Three Questions to Help You Write

Three Questions to Help You Write

Three Questions to Help You Write

Almost everyone who works in the nonprofit or social enterprise world has to write at some point in their day. Individuals are responsible for annual reports, program updates, mass emails, social media, and blog posts. Finding the time and creativity to write can be challenging.

This week Kenna Griffin of PR Daily provided five suggestions on how to stop procrastinating and start writing. This piece helped me during a writing project this week and made me think about additional questions to think about that can help motivate you.

Who are you writing for?

Whenever I’m struggling to write, I go back to the question – who do I want to read this? It helps keep me focused on the intended audience and avoid straying off course. I always try to consider what I want them to take from the piece. What is the call to action? What do I want them to do when they’ve read my email or Facebook post? Is what I’m writing relevant to that group? Continually coming back to these questions helps tighten up the piece and keep you focused.

Where are you writing?

If you’re struggling to stay motivated you should consider where you’re doing the work. Do you have a lot of distractions? Is the same place that you’re working the rest of the day? Where do you do your best writing? I’ve found that my location impacts my writing speed and creativity. There are times in which the office is distracting and writing from a coffee shop or somewhere without wifi helps me focus and minimize distractions.

When are you your most creative?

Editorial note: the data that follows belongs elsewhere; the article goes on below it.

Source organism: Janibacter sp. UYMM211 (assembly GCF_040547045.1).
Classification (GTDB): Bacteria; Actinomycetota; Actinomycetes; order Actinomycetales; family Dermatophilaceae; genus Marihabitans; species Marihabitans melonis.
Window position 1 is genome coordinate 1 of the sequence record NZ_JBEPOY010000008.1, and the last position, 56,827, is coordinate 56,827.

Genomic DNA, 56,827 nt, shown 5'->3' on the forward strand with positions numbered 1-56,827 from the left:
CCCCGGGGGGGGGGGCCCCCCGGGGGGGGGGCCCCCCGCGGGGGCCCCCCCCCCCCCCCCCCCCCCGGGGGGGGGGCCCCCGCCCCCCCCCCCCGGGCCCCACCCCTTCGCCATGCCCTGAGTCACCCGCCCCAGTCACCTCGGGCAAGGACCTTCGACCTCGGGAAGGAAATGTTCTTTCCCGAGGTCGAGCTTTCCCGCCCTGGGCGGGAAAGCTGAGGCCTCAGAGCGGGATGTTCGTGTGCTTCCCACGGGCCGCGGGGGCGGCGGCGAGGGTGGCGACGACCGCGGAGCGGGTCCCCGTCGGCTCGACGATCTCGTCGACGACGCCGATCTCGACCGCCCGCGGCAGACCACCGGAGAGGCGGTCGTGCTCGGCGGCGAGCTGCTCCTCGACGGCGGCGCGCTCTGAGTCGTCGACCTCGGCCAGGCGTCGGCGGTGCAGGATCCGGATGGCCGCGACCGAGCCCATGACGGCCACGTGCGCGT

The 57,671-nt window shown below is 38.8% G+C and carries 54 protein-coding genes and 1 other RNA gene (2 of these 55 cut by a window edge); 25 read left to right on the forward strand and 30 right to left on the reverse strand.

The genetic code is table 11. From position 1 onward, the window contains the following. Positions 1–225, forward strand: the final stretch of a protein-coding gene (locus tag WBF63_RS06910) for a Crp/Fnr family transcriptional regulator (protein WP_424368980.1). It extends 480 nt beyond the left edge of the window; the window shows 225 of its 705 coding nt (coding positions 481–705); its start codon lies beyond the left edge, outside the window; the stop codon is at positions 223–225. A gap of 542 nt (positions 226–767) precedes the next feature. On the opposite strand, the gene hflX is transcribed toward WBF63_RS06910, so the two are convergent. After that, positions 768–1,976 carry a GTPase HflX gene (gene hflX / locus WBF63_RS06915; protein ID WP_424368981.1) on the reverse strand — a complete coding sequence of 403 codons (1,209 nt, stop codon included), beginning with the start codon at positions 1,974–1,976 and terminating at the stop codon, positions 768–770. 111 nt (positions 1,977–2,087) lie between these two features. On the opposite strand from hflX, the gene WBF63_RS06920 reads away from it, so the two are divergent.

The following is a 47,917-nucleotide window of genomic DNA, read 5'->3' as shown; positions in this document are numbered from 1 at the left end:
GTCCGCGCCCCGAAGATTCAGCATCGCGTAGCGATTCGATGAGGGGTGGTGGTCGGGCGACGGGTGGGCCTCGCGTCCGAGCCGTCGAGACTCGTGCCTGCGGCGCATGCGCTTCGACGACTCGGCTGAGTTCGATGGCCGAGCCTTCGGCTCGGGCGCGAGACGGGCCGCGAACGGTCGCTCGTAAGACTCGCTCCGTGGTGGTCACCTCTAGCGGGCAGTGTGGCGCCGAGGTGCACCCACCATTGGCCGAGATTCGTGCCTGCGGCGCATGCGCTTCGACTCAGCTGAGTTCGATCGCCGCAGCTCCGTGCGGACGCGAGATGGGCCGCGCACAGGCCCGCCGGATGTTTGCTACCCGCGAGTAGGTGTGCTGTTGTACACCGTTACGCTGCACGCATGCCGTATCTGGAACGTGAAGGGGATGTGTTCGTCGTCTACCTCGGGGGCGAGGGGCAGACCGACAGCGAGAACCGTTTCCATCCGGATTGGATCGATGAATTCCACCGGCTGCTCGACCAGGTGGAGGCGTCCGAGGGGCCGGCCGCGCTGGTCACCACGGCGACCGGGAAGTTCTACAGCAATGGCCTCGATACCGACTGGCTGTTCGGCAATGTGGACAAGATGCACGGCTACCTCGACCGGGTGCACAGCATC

Timing your projects around the natural ebb and flow of your day is an ideal way to tackle writing commitments. Are there times of the day in which you’re most creative and able to focus? Your organization’s writing needs may not always be conducive to your natural clock, but if you find you’re most creative and can better focus early in the morning – start the day off writing. If you’ve found you to your best writing when you’re under a deadline, create an artificial deadline for yourself. Tell your colleagues you’ll have something to them by 10am and push yourself to meet that goal.

If you need additional motivation for writing, reading others can help spark creativing. Below are a few links we enjoyed from the week.

  1. Google is changing their mobile ranking algorithm on April 21. Robin Strohmaier explains the change and provides strategies to ensure you’re ready.
  2. Shana Masterson shares tips on how to crowdsource fundraising ideas.
  3. Nancy Baughman Csuti wrote a thoughtful post about how The Colorado Trust asks for data from grantees and the challenges with it.

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